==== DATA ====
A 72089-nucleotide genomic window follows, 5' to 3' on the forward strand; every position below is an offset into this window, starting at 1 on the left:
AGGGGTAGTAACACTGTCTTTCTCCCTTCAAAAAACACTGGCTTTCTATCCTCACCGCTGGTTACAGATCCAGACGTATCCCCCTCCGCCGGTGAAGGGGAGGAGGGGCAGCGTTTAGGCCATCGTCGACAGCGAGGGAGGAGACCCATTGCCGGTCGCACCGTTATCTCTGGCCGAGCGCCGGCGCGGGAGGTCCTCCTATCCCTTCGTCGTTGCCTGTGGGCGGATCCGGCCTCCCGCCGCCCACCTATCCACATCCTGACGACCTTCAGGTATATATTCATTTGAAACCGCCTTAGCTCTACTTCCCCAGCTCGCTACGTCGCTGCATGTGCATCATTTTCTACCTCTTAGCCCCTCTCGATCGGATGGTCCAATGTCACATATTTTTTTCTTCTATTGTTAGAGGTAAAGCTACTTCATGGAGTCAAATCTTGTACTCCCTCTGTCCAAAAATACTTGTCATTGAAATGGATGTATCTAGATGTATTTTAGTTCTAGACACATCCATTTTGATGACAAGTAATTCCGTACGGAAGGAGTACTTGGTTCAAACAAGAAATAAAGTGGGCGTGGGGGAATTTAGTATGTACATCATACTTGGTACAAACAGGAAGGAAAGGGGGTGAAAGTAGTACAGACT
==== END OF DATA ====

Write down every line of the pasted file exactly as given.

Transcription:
A 72089-nucleotide genomic window follows, 5' to 3' on the forward strand; every position below is an offset into this window, starting at 1 on the left:
AGGGGTAGTAACACTGTCTTTCTCCCTTCAAAAAACACTGGCTTTCTATCCTCACCGCTGGTTACAGATCCAGACGTATCCCCCTCCGCCGGTGAAGGGGAGGAGGGGCAGCGTTTAGGCCATCGTCGACAGCGAGGGAGGAGACCCATTGCCGGTCGCACCGTTATCTCTGGCCGAGCGCCGGCGCGGGAGGTCCTCCTATCCCTTCGTCGTTGCCTGTGGGCGGATCCGGCCTCCCGCCGCCCACCTATCCACATCCTGACGACCTTCAGGTATATATTCATTTGAAACCGCCTTAGCTCTACTTCCCCAGCTCGCTACGTCGCTGCATGTGCATCATTTTCTACCTCTTAGCCCCTCTCGATCGGATGGTCCAATGTCACATATTTTTTTCTTCTATTGTTAGAGGTAAAGCTACTTCATGGAGTCAAATCTTGTACTCCCTCTGTCCAAAAATACTTGTCATTGAAATGGATGTATCTAGATGTATTTTAGTTCTAGACACATCCATTTTGATGACAAGTAATTCCGTACGGAAGGAGTACTTGGTTCAAACAAGAAATAAAGTGGGCGTGGGGGAATTTAGTATGTACATCATACTTGGTACAAACAGGAAGGAAAGGGGGTGAAAGTAGTACAGACT